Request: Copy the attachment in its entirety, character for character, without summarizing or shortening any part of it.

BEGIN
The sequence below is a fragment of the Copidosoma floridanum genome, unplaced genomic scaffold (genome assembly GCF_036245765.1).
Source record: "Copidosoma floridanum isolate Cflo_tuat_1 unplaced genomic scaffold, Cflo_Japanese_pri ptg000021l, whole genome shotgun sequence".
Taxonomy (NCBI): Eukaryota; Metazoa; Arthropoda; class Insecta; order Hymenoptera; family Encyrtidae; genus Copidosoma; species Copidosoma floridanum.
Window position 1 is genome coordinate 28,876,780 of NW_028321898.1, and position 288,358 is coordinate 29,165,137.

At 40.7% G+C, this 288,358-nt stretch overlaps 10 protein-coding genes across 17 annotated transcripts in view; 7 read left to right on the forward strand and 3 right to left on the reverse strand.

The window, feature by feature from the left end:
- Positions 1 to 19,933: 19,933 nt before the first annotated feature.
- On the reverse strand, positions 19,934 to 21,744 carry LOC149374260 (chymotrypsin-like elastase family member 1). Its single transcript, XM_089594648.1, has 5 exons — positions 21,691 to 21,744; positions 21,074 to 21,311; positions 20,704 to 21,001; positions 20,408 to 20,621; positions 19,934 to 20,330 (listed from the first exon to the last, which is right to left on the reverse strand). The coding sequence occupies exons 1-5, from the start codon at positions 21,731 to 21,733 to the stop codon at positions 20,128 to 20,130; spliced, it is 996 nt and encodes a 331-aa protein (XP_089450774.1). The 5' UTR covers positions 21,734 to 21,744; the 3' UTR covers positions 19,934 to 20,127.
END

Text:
The sequence below is a fragment of the Copidosoma floridanum genome, unplaced genomic scaffold (genome assembly GCF_036245765.1).
Source record: "Copidosoma floridanum isolate Cflo_tuat_1 unplaced genomic scaffold, Cflo_Japanese_pri ptg000021l, whole genome shotgun sequence".
Taxonomy (NCBI): Eukaryota; Metazoa; Arthropoda; class Insecta; order Hymenoptera; family Encyrtidae; genus Copidosoma; species Copidosoma floridanum.
Window position 1 is genome coordinate 28,876,780 of NW_028321898.1, and position 288,358 is coordinate 29,165,137.

At 40.7% G+C, this 288,358-nt stretch overlaps 10 protein-coding genes across 17 annotated transcripts in view; 7 read left to right on the forward strand and 3 right to left on the reverse strand.

The window, feature by feature from the left end:
- Positions 1 to 19,933: 19,933 nt before the first annotated feature.
- On the reverse strand, positions 19,934 to 21,744 carry LOC149374260 (chymotrypsin-like elastase family member 1). Its single transcript, XM_089594648.1, has 5 exons — positions 21,691 to 21,744; positions 21,074 to 21,311; positions 20,704 to 21,001; positions 20,408 to 20,621; positions 19,934 to 20,330 (listed from the first exon to the last, which is right to left on the reverse strand). The coding sequence occupies exons 1-5, from the start codon at positions 21,731 to 21,733 to the stop codon at positions 20,128 to 20,130; spliced, it is 996 nt and encodes a 331-aa protein (XP_089450774.1). The 5' UTR covers positions 21,734 to 21,744; the 3' UTR covers positions 19,934 to 20,127.